So far, so business-as-usual, not unlike a TCM documentary
on Jack Warner or Louis B. Mayer. But then the story detours into a
distinctly French
quarter. In December 1938, at the height of his power, Natan
was hobbled by two indictments, that he was a swindler and a Jew. He
could mount a
defense against only one. More-scandalous allegations were
whispered—actually, in the right-wing press, shouted: that Natan’s
long-ago brush with
the law was no youthful indiscretion but part of a pattern
of perversity. Despite his high profile and respected position, the
coverage suggested,
the slick foreigner was still peddling pornographic films to
an underground market of like-minded lechers. The charges were straight
from the
playbook of the Nazi propagandists, echoing the
double-barreled libels of Julius Streicher’s anti-Semitic rag Der
Stürmer, where the Jew was
depicted as an invasive virus sucking the life out of the
body politic while defiling the purity of the native bloodline.

Unfolding from January to June 1939, trumpeted in lurid
press headlines, the criminal case against Natan involved cooked books,
stock manipulation,
and dummy holding companies. In brief, he was accused of
robbing his own company blind and cheating the stockholders. He
confessed to manipulating
funds—but only, he insisted, to keep his company afloat, not
to bilk the stockholders. Unmoved, the court sentenced him to four
years in prison. In
1940, under the Third Republic and still before the Nazi
invasion, the sentence was extended to five years. The next year, a
Vichy court deprived
him of the French citizenship he had won during the Great
War. When the Nazis requested custody of Natan (according to the French
Holocaust
historian Serge Klarsfeld, Natan was one of only two French
Jews targeted by name, the other being Léon Blum, the former prime
minister), the Vichy
authorities readily complied. As the French film historian
Georges Sadoul remarked, Natan’s prison cell served as the “antechamber
to the oven of
the crematorium.”

The obvious French back story to l’affaire Natan is the case
of Alfred Dreyfus, the Jewish army captain whom the French military
railroaded into
Devil’s Island on a trumped-up charge of treason in 1895.
“You might call this the Dreyfus affair of cinema,” says the director
and actor Frédéric
Tachou. But the criminal charges against Natan are a bit
harder to disentangle. In 1940, the Hollywood trade paper Variety, which
had no dog in the
fight, reviewed what it called “the largest scandal ever
recorded in the French cinema world” and came down hard on the man in
the cross hairs of
the French justice system: Natan “built up a monster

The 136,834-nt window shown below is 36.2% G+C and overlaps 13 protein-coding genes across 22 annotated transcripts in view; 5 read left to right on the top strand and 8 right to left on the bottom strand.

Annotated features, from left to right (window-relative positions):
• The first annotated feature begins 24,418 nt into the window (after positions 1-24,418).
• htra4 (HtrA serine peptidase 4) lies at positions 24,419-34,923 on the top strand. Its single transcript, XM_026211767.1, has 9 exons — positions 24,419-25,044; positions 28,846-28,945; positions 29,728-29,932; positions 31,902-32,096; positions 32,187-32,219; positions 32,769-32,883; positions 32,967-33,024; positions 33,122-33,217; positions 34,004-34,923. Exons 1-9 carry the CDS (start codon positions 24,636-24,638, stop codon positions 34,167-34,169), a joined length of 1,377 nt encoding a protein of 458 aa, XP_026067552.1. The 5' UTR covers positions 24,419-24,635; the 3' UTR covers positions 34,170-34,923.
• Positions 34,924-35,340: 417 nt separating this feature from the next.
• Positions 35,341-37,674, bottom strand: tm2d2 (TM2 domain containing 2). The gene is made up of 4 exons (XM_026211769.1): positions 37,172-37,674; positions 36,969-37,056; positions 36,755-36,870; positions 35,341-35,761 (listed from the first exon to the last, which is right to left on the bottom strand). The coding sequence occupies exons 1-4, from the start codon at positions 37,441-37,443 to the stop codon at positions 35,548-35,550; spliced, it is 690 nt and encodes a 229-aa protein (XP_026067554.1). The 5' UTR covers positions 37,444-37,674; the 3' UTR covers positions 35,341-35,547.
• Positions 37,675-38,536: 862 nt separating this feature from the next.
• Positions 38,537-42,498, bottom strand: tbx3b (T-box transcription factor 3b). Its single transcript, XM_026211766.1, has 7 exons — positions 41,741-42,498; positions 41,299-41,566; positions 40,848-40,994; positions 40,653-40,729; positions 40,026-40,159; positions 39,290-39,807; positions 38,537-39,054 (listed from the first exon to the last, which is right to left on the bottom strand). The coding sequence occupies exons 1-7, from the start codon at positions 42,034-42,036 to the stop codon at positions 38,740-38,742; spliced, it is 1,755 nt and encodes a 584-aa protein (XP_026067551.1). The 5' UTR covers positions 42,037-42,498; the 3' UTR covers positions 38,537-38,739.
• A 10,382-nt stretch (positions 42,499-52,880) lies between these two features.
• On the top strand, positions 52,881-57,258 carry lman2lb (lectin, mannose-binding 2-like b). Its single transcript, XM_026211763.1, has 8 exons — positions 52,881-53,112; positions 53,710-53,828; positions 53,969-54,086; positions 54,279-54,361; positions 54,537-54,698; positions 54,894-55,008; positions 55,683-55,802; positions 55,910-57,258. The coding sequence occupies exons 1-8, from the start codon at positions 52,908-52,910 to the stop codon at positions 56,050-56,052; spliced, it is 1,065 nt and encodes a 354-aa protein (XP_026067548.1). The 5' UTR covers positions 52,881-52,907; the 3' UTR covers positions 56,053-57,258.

organization without sound financial foundation and it collapsed of its
own dead weight,
although it required more than 10 years to bring him to
justice.”

Nonetheless, a cadre of French film historians has been
adamant that Natan was set up; that, despite his confession, he was no
less a victim of
anti-Semitic hysteria than Dreyfus. André Rossel-Kirschen,
Natan’s nephew and the author of Pathé-Natan: the True History,
published in France in
2004, attacked the legend of the “swindler Natan” as a smear
by greedy business interests seeking to gain control of a company that
was not a
hollowed-out shell but a solid moneymaker—that, in fact, was
always in the black. The French historian Gilles Willems, another
diligent researcher
in the archives of Pathé, also scorns “the tenacious legend”
regarding “the Jewish swindler of Romanian descent, Bernard Natan, who
acquired the
great Pathé firm the better to pillage it.”

For film scholars lacking a CPA license, the labyrinthine
bookkeeping trail is difficult to follow—a confirmation of the cynical
Hollywood adage
that the most creative people in the motion-picture business work in the
studios’ accounting departments. In a blog post
on the making of the documentary, the
filmmaker Cairns offers what seems a measured appraisal:
that Natan “did more good than harm” in the annals of French cinema, and
that whatever the
nature of his financial malfeasance, he “was scapegoated and
punished with a grotesque severity.”

Ironically, after getting little more than a footnote in
most chronicles of the French cinema, Franco or Anglophone, it would be
the more
scandalous charge that rescued Natan from his cruel fade to
black. In 1993, Joseph W. Slade, a professor of media and culture at
Ohio University,
published an article in the Journal of Film and Video with
the come-hither title

“Bernard Natan: France’s Legendary Pornographer.”

The piece was both salacious and, as it turned out,
propitious. Slade was a pioneer in what has since morphed into a
full-blown subfield of cinema
studies—porn studies. Jump-started by the University of
California at Berkeley film professor Linda Williams’s Hard Core: Power,
Pleasure, and the
‘Frenzy of the Visible,’ published in 1989, and lent
momentum by her edited collection, Porn Studies, in 2004, the close
textual examination of
pornography has turned from what was, not so long ago, an
indictable offense into an au courant career path in the academy.
Feminist critics
especially have cultivated a nonprurient interest in porn,
seeing in the raw footage an unfiltered lens into the male—and
female—psyche, not to say
physique.

Despite smirking from the mainstream press, few media
scholars today would argue that a multibillion-dollar industry that has
thrived since the
dawn of cinema is not worthy of serious scrutiny and
archival excavation. That consensus is confirmed by the steady inroads
of a series of
exceptionally well-attended panels at annual meetings of the
Society for Cinema and Media Studies, and, this spring, the debut of